Intel Compute Stick Cherry Trail Review: Pocket-Sized Windows 10 PC

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Intel Compute Stick Streaming and Power

The Compute Stick is also a perfect candidate for thin-client applications, or for remote controlling other systems, or even streaming games from another PC using Steam In-Home Streaming.

TeamViewer 11 Running On The Compute Stick @ 4K

We didn't expect any issues here, but the Compute Stick worked perfectly using Windows' built-in Remote Desktop tool or remote support tools like TeamViewer. Accessing a higher-end system remotely from the Compute Stick shouldn't be a problem at all. In fact, we could see some IT departments loving the Compute Stick for cheap, pre-configured corporate systems for telecommuting purposes. Intel also foresees the systems being used for digital signage or embedded into interactive kiosks, etc. Considering how cheap the Compute Stick is, we can see it being used for any number of scenarios where a basic PC could be useful. In our setup here, the compute stick is connected to a 4K display and remotely connected to another PC, also using a 4K display.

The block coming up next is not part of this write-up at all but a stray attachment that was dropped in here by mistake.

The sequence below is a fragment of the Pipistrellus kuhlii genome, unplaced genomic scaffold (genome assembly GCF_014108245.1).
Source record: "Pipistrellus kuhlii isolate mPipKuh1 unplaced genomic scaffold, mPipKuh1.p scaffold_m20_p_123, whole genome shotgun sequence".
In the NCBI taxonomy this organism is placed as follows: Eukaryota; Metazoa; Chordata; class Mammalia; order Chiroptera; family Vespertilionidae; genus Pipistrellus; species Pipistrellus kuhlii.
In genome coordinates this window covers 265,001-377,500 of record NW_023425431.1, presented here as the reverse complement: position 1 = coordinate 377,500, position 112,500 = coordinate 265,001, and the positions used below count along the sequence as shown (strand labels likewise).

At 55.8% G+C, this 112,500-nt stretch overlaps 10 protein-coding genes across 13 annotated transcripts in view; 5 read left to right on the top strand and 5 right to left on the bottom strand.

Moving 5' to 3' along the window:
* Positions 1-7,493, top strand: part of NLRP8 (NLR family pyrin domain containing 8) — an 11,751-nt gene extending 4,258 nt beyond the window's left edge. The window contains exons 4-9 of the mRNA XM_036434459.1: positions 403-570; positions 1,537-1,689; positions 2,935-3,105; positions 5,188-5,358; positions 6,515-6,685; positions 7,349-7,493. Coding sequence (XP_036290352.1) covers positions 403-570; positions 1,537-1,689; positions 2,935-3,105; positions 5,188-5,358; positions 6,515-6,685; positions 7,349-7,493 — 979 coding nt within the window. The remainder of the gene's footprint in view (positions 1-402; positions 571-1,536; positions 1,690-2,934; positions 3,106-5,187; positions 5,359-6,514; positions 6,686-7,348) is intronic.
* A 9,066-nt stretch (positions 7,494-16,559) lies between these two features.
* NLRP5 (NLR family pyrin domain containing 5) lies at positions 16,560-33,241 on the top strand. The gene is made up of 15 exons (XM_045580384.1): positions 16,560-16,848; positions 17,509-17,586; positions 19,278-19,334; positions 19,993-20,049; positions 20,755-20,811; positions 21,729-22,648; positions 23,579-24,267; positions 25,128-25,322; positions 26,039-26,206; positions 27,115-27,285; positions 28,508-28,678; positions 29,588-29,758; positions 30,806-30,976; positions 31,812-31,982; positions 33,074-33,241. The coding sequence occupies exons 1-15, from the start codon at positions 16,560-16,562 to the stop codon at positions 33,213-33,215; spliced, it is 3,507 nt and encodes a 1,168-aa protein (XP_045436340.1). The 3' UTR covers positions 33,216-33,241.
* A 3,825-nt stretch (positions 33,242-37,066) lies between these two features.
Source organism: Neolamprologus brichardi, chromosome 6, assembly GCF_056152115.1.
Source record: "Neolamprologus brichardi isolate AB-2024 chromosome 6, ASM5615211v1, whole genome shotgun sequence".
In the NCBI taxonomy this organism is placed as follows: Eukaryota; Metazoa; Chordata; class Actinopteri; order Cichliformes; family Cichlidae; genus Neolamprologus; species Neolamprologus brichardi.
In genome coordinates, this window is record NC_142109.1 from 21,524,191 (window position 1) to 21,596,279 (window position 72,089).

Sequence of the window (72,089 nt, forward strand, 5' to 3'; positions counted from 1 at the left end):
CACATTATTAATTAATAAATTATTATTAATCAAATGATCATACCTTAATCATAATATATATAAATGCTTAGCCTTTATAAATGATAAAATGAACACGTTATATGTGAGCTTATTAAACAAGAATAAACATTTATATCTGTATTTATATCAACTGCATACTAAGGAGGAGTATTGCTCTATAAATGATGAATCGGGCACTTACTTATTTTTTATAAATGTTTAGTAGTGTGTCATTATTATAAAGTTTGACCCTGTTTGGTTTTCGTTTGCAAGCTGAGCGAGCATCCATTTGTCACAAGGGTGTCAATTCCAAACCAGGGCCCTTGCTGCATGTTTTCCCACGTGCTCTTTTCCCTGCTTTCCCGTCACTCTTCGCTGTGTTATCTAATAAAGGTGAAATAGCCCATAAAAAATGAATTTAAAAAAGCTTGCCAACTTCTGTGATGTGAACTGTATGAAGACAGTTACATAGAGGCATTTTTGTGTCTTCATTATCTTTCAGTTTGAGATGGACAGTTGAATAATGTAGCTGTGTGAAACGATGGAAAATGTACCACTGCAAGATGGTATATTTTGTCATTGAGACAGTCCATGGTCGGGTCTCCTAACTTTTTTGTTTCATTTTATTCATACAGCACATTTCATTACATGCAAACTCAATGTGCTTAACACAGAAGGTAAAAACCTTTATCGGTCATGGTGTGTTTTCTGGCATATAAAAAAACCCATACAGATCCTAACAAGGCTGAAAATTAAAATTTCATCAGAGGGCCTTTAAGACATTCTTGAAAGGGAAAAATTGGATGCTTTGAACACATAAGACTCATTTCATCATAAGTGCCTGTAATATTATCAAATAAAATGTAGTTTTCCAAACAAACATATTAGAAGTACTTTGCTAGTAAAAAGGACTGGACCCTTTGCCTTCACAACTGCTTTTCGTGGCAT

We also tested the Compute Stick with Steam’s in-home streaming. With last years’ model, Intel recommended using a hard-wired USB Ethernet network adapter or an 802.11ac dongle, because the build in 802.11n wasn’t ideal. This new Compute Stick, however, is packing 802.11ac wireless capabilities, so Steam’s In-Home Streaming worked just fine at resolutions up to 1080P.


Finally, we have some power consumption numbers to share. We monitored power consumption in a variety of scenarios and saw the Compute Stick use between just 2 and 9 watts of power. Though power consumption is relatively low, the device's small chassis necessitates active cooling. There is a fan in the Compute Stick that spins up fairly often. The fan is audible, but not very loud at all. We mention it though, because the Compute Stick is not completely silent.

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